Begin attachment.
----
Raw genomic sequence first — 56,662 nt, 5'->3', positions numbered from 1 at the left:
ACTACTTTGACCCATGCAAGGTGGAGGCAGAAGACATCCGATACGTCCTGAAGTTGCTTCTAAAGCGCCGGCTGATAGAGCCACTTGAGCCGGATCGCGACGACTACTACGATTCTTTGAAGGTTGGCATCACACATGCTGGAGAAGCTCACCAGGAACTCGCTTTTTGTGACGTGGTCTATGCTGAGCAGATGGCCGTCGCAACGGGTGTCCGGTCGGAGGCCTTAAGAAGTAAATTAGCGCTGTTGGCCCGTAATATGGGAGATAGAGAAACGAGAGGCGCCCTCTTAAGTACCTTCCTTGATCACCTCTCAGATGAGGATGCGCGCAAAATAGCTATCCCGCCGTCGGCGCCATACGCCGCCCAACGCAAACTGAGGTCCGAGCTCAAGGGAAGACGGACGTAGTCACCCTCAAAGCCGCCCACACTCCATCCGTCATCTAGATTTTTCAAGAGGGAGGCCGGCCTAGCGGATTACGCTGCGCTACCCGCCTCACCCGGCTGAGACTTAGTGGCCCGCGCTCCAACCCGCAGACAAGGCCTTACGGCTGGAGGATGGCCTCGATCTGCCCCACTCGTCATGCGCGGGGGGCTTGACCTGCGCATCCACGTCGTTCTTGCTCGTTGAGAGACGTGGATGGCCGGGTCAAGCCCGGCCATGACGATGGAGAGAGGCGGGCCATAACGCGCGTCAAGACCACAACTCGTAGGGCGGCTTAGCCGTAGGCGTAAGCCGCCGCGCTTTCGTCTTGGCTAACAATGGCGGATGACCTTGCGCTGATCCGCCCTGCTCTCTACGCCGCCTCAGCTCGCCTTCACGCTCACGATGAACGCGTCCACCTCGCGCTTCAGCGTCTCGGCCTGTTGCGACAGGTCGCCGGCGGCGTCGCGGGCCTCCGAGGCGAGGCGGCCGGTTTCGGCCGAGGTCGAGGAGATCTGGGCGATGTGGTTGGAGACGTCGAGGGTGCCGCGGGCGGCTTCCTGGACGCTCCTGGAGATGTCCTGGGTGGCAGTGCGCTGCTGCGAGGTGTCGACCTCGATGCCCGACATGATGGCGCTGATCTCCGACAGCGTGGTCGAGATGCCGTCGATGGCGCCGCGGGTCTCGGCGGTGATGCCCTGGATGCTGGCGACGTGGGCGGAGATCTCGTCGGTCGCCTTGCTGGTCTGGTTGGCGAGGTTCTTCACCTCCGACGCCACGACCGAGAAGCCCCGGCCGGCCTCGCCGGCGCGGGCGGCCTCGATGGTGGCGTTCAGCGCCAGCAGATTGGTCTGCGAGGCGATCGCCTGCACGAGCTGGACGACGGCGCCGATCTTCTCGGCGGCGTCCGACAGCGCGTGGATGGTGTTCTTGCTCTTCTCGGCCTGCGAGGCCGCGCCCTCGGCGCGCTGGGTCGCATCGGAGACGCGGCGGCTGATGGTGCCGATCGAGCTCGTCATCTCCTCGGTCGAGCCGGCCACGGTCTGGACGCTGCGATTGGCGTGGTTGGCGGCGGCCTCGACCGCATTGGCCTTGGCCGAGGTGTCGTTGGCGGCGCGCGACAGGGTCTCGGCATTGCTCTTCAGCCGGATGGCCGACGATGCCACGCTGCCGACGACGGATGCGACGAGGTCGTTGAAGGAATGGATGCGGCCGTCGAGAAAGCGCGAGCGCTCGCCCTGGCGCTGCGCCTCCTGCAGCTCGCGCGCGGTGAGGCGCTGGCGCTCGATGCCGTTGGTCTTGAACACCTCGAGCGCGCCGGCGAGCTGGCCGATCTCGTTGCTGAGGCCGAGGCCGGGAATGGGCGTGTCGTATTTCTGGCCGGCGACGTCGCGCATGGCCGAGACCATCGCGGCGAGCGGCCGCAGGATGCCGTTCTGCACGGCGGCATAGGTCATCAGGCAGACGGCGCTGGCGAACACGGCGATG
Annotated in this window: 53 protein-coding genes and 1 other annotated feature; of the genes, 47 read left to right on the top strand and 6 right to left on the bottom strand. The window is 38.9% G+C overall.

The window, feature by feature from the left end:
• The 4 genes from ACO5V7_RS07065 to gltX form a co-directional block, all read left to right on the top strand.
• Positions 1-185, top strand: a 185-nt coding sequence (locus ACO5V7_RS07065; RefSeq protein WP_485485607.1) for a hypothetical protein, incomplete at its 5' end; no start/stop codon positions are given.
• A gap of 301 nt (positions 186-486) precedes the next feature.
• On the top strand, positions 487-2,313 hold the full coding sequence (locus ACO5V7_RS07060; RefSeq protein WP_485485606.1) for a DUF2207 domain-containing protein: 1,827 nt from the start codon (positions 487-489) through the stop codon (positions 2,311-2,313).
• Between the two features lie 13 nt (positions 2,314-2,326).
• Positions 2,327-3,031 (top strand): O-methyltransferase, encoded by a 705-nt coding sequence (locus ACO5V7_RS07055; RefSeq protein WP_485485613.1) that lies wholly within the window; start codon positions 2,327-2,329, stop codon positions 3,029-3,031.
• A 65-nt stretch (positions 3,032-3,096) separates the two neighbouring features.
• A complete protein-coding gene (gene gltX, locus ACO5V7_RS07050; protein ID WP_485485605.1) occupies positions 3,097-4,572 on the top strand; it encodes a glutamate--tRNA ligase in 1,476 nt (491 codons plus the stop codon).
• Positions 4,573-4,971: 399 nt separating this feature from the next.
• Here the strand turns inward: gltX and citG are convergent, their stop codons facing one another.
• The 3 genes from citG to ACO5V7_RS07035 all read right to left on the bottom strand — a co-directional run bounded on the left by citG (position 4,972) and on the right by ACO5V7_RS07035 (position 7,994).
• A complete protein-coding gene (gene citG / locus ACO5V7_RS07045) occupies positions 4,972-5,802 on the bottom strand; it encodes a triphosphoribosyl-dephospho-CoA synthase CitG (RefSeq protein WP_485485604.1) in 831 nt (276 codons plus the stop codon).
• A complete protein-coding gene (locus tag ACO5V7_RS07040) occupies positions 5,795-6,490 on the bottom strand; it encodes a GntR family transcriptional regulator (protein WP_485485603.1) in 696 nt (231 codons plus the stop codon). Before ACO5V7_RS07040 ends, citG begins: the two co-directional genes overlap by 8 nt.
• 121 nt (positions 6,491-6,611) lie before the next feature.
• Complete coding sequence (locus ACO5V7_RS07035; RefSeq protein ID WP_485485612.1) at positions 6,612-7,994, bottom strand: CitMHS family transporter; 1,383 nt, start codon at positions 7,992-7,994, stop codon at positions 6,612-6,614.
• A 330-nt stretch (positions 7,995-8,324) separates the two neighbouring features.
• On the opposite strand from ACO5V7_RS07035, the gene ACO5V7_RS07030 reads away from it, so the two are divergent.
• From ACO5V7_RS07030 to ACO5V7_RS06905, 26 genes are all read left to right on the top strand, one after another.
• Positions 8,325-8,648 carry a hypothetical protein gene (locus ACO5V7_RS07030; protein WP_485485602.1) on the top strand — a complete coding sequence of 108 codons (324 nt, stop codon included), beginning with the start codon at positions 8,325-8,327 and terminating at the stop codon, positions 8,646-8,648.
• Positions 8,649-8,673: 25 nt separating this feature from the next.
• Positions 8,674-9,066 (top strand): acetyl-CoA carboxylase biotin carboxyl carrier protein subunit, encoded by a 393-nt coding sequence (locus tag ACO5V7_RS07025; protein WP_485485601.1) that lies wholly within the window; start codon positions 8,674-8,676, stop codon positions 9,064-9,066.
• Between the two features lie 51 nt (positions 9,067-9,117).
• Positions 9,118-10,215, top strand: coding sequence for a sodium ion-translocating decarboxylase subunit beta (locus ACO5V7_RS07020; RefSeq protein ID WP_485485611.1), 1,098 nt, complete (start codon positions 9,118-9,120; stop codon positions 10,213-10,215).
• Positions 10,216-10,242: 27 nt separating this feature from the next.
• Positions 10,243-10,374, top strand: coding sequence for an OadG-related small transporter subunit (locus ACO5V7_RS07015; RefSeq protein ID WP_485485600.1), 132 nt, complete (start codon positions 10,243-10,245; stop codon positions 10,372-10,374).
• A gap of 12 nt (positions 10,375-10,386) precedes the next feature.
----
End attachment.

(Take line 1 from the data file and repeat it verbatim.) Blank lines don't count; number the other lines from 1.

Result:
Raw genomic sequence first — 56,662 nt, 5'->3', positions numbered from 1 at the left: